Students in the school district will learn to build and control a Lego Mindstorm robotic with the new kits purchased with grant funding from Ridley Terminals. (Flickr photo)

Students in the school district will learn to build and control a Lego Mindstorm robotic with the new kits purchased with grant funding from Ridley Terminals. (Flickr photo)

RTI donates $138,500 for robotics in the school district

Ridley Terminals funds coding and robotic education in Prince Rupert classrooms

Robotics training and coding in the school district continues to propel into the future with a $138,507 donation from Ridley Terminals Inc.

School District 52 will use the funding to purchase kits full of robotic devices for each school, as well as provide teacher training, and support an annual robotics celebration in the community.

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Andrew Samoil, the director of instruction and educational innovation at the school district, said that they have a few kits right now but they’re being shared between the schools. This will allow every school to have a classroom set to enable students to learn hands on coding.

These kits will include a Sphero, a little ball that can be controlled through an iPad, motorized VEX robots, littleBits electronic building blocks and Lego Mindstorms.

“This is like Lego on sterroids. It allows you to build something in Lego and add a little module to it and that module is programmable so the device will move, and obviously you have to put the wheels on and such. You’ll have it execute your commands so it will move, you can make it do a pattern and run an obstacle course,” Samoil said.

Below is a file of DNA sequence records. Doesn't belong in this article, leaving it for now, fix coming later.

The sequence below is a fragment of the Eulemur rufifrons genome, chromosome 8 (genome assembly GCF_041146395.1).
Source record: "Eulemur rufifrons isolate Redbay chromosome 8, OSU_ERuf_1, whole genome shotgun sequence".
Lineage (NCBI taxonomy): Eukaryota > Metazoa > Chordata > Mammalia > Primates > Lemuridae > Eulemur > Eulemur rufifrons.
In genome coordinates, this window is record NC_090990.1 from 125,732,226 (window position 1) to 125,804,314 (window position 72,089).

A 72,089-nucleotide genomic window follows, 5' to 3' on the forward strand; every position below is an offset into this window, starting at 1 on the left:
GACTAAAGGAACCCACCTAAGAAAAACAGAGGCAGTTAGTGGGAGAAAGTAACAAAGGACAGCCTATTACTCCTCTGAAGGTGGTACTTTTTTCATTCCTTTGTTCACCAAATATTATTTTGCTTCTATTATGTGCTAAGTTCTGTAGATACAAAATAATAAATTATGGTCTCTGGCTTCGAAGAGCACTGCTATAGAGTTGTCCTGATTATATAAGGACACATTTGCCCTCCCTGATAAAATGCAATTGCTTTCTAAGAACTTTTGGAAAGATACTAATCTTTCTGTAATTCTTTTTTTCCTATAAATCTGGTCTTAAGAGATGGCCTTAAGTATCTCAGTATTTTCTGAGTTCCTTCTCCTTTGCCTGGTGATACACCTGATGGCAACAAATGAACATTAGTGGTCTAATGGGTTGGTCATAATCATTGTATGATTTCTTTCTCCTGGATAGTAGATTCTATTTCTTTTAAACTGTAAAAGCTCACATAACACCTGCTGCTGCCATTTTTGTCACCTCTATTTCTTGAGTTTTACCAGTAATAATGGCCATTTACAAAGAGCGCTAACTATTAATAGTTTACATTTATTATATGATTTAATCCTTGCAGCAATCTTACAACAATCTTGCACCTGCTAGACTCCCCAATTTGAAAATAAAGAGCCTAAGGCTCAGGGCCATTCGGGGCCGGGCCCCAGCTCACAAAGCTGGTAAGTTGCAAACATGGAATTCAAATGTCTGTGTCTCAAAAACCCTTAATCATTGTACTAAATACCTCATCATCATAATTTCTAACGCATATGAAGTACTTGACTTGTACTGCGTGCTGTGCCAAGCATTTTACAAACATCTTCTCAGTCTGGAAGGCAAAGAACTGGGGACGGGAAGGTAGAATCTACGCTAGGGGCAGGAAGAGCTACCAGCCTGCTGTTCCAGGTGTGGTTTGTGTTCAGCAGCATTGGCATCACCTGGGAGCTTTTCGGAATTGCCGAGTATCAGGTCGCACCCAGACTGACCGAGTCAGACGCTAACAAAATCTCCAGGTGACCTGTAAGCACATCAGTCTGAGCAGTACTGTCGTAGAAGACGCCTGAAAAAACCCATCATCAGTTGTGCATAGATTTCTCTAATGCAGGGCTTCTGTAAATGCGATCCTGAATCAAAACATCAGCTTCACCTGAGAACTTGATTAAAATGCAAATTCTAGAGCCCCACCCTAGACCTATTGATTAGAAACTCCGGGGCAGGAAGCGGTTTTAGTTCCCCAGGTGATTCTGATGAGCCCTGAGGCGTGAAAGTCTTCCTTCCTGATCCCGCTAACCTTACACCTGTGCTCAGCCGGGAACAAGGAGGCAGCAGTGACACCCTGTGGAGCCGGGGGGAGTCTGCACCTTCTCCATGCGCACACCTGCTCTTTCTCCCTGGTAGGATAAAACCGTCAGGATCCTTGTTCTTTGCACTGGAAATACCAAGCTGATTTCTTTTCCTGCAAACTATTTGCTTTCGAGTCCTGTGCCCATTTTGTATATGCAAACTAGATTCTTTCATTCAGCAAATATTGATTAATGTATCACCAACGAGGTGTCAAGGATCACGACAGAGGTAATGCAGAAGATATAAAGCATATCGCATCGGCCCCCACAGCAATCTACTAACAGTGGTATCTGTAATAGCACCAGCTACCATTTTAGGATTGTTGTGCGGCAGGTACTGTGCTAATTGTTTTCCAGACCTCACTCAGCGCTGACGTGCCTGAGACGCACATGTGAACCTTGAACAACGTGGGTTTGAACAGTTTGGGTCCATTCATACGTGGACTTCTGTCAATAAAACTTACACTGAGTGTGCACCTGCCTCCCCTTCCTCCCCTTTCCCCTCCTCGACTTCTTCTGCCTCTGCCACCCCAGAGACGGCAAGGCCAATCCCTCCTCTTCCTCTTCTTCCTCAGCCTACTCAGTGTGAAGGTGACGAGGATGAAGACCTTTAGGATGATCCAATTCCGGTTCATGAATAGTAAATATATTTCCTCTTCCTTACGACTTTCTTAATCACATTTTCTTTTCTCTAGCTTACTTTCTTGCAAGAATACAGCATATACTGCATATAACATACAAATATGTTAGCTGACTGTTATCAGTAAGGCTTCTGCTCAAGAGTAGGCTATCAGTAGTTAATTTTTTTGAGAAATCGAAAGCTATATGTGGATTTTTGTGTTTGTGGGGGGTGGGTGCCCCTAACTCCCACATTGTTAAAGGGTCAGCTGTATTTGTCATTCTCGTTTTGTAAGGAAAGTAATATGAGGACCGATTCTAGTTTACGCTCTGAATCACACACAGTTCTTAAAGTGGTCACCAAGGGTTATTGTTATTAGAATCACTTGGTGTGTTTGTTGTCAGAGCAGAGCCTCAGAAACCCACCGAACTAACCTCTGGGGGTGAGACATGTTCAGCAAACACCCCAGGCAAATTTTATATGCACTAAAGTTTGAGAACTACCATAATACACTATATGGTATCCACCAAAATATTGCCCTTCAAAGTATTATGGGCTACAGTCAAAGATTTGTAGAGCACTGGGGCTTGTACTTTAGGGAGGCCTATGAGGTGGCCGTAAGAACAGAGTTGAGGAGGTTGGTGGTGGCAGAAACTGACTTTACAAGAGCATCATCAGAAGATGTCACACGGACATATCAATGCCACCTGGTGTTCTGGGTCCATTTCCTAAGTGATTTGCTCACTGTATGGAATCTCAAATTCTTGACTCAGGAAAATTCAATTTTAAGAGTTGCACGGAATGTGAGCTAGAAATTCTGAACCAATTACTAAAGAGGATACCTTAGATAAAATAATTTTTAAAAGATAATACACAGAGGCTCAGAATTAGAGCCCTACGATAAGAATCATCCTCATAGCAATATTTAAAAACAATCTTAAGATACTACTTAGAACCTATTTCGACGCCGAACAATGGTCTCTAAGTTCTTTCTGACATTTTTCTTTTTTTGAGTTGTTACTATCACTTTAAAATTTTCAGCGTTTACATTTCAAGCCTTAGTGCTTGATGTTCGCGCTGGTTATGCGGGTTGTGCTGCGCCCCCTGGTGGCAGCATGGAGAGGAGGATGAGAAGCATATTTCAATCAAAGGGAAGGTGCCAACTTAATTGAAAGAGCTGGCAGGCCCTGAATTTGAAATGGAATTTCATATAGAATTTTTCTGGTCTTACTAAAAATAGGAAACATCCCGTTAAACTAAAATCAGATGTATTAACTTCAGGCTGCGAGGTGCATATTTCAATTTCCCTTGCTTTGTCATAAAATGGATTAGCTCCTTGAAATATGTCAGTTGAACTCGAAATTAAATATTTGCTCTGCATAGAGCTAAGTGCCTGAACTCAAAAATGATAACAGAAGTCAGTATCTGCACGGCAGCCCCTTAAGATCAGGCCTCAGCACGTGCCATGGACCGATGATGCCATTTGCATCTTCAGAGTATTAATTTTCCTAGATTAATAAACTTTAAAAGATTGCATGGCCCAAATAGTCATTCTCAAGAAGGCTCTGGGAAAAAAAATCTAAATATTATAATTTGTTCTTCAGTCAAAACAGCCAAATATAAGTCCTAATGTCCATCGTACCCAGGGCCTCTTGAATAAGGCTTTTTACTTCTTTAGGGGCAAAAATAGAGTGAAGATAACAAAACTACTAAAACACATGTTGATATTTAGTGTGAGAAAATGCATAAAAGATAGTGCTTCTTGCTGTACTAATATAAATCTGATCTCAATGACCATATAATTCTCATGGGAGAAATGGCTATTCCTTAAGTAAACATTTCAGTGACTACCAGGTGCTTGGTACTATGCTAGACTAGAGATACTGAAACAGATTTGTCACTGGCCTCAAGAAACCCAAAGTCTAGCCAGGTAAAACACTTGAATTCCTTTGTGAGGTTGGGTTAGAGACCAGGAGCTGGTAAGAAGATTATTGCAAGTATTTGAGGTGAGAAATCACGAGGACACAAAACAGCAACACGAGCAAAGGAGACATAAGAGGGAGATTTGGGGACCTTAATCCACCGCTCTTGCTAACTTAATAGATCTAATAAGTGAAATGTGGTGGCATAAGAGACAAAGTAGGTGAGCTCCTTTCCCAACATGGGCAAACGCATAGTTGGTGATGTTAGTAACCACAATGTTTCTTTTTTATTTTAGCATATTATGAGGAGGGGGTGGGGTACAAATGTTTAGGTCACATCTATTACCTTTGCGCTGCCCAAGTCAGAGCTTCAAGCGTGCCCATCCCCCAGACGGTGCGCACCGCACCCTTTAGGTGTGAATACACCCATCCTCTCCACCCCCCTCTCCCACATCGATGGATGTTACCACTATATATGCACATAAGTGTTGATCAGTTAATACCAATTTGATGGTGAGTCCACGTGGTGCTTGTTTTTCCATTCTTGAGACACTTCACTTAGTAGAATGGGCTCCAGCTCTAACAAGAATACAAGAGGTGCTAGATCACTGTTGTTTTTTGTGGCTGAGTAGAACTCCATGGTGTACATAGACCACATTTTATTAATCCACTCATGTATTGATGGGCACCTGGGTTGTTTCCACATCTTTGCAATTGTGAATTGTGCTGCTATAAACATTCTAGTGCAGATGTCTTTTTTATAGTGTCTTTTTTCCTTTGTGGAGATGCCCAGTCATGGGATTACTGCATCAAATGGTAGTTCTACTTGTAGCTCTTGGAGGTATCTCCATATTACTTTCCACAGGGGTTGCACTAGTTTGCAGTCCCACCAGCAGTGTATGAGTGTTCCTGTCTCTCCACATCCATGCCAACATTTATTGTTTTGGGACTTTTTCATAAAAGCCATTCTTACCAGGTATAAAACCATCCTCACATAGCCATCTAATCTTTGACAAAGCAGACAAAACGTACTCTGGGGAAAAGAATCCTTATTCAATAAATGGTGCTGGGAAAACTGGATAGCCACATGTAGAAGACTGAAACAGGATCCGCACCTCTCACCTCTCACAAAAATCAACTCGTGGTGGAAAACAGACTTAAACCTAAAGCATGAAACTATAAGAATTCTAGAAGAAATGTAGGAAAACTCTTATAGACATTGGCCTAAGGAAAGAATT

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Students will be able to work collaboratively to figure out how to get the device to move from one place to another.

“The students try their code, if it doesn’t work they get instant feedback to help them develop logical thinking,” Samoil said.

There will also be a yearly celebration to showcase what the students are learning with the classroom kits. The vision is that elementary school teams will program their Sphero or Lego Mindstorm device to run through an obstacle course. Parents and the public will be invited to watch.

“Ridley Terminals is extremely supportive of educational initiatives such as this one. It helps students gain the necessary skills to prepare them for the jobs of the future,” said Marc Dulude, president at Ridley Terminals, in the press release.

“Learning to code promotes problem-solving, collaboration, and logical thinking,” said Ken Minette, superintendent for School District 52. “The district thanks Ridley Terminals Inc. for their generous contribution and support of our students.”

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Ken Minette, superintendent of School District 52 with Marc Dulude, president at Ridley Terminals, who announced the $138,507 donation from Ridley Terminals Inc. (Anthony Yecyec photo)

Ken Minette, superintendent of School District 52 with Marc Dulude, president at Ridley Terminals, who announced the $138,507 donation from Ridley Terminals Inc. (Anthony Yecyec photo)

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